5. Visitors to Theodore Roosevelt National Park can go out to the site where Roosevelt’s second ranch house once stood.

A gate in front of the site of Theodore Roosevelt's Elkhorn Ranch site.
A gate in front of the site of Theodore Roosevelt's Elkhorn Ranch site.
Erin McCarthy

In 1884, Roosevelt decided to abandon politics after the deaths of his wife and mother and settle at his ranch in the Dakotas permanently. But his Maltese Cross cabin was located on a popular route into Medora, and people were always stopping by. Grieving and seeking solitude, Roosevelt rode out to a site 35 miles north of Medora that had been recommended to him.

On the site, Roosevelt found the skulls of two elk, their horns interlocked, and named what he would come to refer to as his Home Ranch in their honor. He bought the rights to the site for $400; his nearest neighbors were at least 10 miles away.

Two friends of Roosevelt’s from Maine, Bill Sewall and Wilmont Dow, came to the Dakotas and built the 30-by-60-foot house of cottonwood pine; it had 7-foot high walls, eight rooms, and a veranda. Also on the site was a barn, a blacksmith’s shop, a cattle shed, and a chicken coop.

In Hunting Trips of a Ranchman, Roosevelt wrote:

“My home ranch-house stands on the river brink. From the low, long veranda, shaded by leafy cotton-woods, one looks across sand bars and shallows to a strip of meadowland, behind which rises a line of sheer cliffs and grassy plateaus. This veranda is a pleasant place in the summer evenings when a cool breeze stirs along the river and blows in the faces of the tired men, who loll back in their rocking-chairs (what true American does not enjoy a rocking-chair?), book in hand—though they do not often read the books, but rock gently to and for, gazing sleepily out at the weird-looking buttes opposite, until their sharp outlines grow indistinct and purple in the after-glow of the sunset."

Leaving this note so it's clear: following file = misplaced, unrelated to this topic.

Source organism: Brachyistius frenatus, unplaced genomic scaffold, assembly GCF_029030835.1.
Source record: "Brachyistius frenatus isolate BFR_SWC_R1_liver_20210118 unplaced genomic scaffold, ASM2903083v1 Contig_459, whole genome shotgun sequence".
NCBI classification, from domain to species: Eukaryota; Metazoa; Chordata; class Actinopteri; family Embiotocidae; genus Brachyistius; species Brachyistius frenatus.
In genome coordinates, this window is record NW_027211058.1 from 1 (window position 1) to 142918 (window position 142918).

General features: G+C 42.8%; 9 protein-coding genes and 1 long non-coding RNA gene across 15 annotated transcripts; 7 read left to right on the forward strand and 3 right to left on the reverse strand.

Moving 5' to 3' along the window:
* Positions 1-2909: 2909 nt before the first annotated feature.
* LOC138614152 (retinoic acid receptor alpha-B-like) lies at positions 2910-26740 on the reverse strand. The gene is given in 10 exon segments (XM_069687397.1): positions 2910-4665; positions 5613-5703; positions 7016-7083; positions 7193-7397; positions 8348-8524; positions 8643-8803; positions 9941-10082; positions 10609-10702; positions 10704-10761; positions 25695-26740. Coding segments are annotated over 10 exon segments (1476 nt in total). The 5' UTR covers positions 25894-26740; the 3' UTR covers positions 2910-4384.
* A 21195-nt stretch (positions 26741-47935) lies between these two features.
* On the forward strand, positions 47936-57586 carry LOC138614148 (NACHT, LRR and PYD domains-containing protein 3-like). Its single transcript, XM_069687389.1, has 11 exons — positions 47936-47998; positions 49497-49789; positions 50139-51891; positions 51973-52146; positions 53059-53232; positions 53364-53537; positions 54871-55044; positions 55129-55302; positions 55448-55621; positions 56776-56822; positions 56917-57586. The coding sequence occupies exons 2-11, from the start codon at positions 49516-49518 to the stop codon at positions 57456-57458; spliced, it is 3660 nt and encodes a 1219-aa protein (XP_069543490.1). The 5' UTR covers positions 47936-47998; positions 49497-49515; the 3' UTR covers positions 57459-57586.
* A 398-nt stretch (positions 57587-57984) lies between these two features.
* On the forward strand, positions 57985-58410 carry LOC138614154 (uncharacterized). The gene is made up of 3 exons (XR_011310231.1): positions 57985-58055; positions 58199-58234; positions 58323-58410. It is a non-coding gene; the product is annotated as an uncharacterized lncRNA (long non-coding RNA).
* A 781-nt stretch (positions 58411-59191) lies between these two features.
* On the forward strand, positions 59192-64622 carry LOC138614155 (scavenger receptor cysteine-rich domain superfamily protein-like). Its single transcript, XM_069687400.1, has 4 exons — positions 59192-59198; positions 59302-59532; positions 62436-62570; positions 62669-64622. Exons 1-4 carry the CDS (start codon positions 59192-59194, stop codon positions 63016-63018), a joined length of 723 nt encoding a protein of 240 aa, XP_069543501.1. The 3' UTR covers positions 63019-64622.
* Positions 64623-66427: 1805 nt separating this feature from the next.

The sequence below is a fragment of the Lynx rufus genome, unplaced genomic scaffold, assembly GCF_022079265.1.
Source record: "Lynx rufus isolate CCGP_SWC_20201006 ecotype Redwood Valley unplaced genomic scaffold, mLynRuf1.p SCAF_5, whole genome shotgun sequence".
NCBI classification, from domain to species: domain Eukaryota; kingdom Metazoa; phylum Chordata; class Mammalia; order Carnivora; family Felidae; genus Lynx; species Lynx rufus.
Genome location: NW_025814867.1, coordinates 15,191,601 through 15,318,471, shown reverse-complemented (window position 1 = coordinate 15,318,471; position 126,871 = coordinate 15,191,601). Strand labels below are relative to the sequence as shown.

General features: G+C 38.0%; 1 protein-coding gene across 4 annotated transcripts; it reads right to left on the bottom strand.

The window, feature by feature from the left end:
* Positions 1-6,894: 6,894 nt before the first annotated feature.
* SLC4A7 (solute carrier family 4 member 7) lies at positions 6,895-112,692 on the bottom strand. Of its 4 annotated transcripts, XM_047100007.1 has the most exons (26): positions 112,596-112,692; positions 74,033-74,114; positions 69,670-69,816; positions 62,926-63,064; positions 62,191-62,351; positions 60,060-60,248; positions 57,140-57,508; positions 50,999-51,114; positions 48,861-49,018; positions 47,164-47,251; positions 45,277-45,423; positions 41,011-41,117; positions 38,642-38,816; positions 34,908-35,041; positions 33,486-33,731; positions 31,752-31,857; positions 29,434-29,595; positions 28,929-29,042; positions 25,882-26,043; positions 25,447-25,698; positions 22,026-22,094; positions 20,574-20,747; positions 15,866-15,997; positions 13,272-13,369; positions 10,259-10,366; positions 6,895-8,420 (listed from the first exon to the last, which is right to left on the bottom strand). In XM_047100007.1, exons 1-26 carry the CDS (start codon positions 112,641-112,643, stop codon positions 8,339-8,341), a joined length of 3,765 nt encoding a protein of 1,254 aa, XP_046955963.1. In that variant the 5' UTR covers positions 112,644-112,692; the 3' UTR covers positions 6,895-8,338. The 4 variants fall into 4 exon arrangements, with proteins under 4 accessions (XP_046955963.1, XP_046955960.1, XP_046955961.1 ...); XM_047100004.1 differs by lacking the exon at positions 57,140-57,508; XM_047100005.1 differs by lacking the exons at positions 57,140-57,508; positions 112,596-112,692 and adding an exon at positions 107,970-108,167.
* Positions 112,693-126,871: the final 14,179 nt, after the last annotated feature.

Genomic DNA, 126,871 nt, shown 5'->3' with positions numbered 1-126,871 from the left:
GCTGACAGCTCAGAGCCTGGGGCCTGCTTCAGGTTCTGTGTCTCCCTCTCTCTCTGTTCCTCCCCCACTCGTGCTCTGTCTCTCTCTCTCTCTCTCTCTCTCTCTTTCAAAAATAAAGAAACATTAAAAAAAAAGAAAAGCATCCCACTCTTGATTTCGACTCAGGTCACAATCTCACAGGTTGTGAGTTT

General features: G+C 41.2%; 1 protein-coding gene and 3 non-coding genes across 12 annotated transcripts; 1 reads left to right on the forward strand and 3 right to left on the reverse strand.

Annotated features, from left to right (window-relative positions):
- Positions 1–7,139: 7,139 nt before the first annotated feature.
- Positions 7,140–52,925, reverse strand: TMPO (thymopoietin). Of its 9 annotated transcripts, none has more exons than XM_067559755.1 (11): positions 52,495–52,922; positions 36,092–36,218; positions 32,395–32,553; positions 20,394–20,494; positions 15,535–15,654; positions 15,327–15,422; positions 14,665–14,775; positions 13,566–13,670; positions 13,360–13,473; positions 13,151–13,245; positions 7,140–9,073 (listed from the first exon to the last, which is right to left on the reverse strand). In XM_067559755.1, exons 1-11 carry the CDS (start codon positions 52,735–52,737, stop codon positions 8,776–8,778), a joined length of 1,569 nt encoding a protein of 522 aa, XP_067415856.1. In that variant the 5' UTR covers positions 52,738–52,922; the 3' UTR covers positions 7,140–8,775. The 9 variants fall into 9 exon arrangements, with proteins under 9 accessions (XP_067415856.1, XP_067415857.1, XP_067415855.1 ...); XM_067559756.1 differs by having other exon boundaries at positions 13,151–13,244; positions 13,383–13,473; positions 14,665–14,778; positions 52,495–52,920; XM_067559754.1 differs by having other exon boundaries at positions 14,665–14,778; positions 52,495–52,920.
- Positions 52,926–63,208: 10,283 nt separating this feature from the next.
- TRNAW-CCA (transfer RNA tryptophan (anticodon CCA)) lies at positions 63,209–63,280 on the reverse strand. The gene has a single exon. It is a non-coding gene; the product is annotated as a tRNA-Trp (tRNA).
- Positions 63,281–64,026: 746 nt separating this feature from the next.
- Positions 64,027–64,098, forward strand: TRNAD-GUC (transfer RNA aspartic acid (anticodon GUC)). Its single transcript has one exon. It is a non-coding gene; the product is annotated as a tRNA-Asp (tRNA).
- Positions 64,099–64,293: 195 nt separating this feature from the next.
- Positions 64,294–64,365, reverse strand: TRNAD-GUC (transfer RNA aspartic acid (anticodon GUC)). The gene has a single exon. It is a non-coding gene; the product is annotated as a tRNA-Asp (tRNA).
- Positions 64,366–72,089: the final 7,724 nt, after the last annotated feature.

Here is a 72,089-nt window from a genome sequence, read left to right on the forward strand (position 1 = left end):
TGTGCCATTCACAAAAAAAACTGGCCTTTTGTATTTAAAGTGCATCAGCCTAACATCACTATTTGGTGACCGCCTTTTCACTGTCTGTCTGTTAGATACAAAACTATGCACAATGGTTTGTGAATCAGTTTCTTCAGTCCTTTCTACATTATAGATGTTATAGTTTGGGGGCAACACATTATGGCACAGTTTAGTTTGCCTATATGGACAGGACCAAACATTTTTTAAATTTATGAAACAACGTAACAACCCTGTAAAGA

But the cattle business was not meant to be Roosevelt’s future. He eventually returned to New York, and after a hard winter where he lost 60 percent of his herd, he sold the ranch in 1898. By 1901—the year Roosevelt became president—the ranch was gone. A local said that all that remained was “a couple of half-rotted foundations."

Today, visitors to TRNP can take a scenic drive on gravel roads, then hike three-eighths of a mile to the Elkhorn site, located between the Little Missouri River and black, white, and yellow Badlands bluffs. There, they can stand on the foundation stones that mark where TR’s Home Ranch once stood, listening to the birds, insects, and low mooing of cattle, as he would have done. (They might even encounter a cow or two on the trail!)

6. More than 185 species of birds have been spotted in Theodore Roosevelt National Park.

The black and brown Spotted Towhee in Theodore Roosevelt National Park in North Dakota.
Spotted Towhee in Theodore Roosevelt National Park.
Wildnerdpix/iStock via Getty Images Plus

They include bald and golden eagles, blue-winged teal, American wigeon, turkey vultures, prairie and peregrine falcons, and the sage grouse. The park has a handy checklist [PDF] to help visitors keep track of the birds they’ve seen.

Birds aren’t the only animals you might see: TRNP is also home to elk, prairie dogs, pronghorns, feral horses, big horn sheep, coyotes, badgers, beavers, porcupines, mule deer, longhorn steers, rattlesnakes, and bison.

7. There are hundreds of bison in Theodore Roosevelt National Park.

Whether you call them bison or buffalo (though Americans use the terms interchangeably, there is a difference!), you’ll have a chance to see plenty of them at TRNP. Both the north and south units have herds—200 to 400 animals in the south and 100 to 300 in the north. Full-grown bison bulls can stand up to 6 feet tall and weigh up to 2000 pounds, so visitors should give them a wide berth or risk getting charged and possibly gored.